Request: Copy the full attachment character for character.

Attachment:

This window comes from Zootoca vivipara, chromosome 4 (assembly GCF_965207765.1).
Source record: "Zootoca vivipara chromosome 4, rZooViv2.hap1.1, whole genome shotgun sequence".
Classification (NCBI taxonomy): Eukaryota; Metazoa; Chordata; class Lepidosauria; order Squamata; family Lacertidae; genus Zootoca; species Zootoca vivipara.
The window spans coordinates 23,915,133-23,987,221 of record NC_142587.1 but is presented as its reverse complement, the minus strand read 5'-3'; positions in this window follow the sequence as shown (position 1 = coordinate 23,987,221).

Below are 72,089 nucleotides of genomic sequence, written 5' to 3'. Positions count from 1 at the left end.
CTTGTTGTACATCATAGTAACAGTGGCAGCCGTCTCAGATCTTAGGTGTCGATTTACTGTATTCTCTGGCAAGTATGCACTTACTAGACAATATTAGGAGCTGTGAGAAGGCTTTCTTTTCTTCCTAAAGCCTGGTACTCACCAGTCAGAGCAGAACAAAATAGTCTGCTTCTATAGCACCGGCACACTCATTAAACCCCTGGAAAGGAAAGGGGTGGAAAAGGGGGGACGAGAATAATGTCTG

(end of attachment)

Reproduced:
This window comes from Zootoca vivipara, chromosome 4 (assembly GCF_965207765.1).
Source record: "Zootoca vivipara chromosome 4, rZooViv2.hap1.1, whole genome shotgun sequence".
Classification (NCBI taxonomy): Eukaryota; Metazoa; Chordata; class Lepidosauria; order Squamata; family Lacertidae; genus Zootoca; species Zootoca vivipara.
The window spans coordinates 23,915,133-23,987,221 of record NC_142587.1 but is presented as its reverse complement, the minus strand read 5'-3'; positions in this window follow the sequence as shown (position 1 = coordinate 23,987,221).

Below are 72,089 nucleotides of genomic sequence, written 5' to 3'. Positions count from 1 at the left end.
CTTGTTGTACATCATAGTAACAGTGGCAGCCGTCTCAGATCTTAGGTGTCGATTTACTGTATTCTCTGGCAAGTATGCACTTACTAGACAATATTAGGAGCTGTGAGAAGGCTTTCTTTTCTTCCTAAAGCCTGGTACTCACCAGTCAGAGCAGAACAAAATAGTCTGCTTCTATAGCACCGGCACACTCATTAAACCCCTGGAAAGGAAAGGGGTGGAAAAGGGGGGACGAGAATAATGTCTG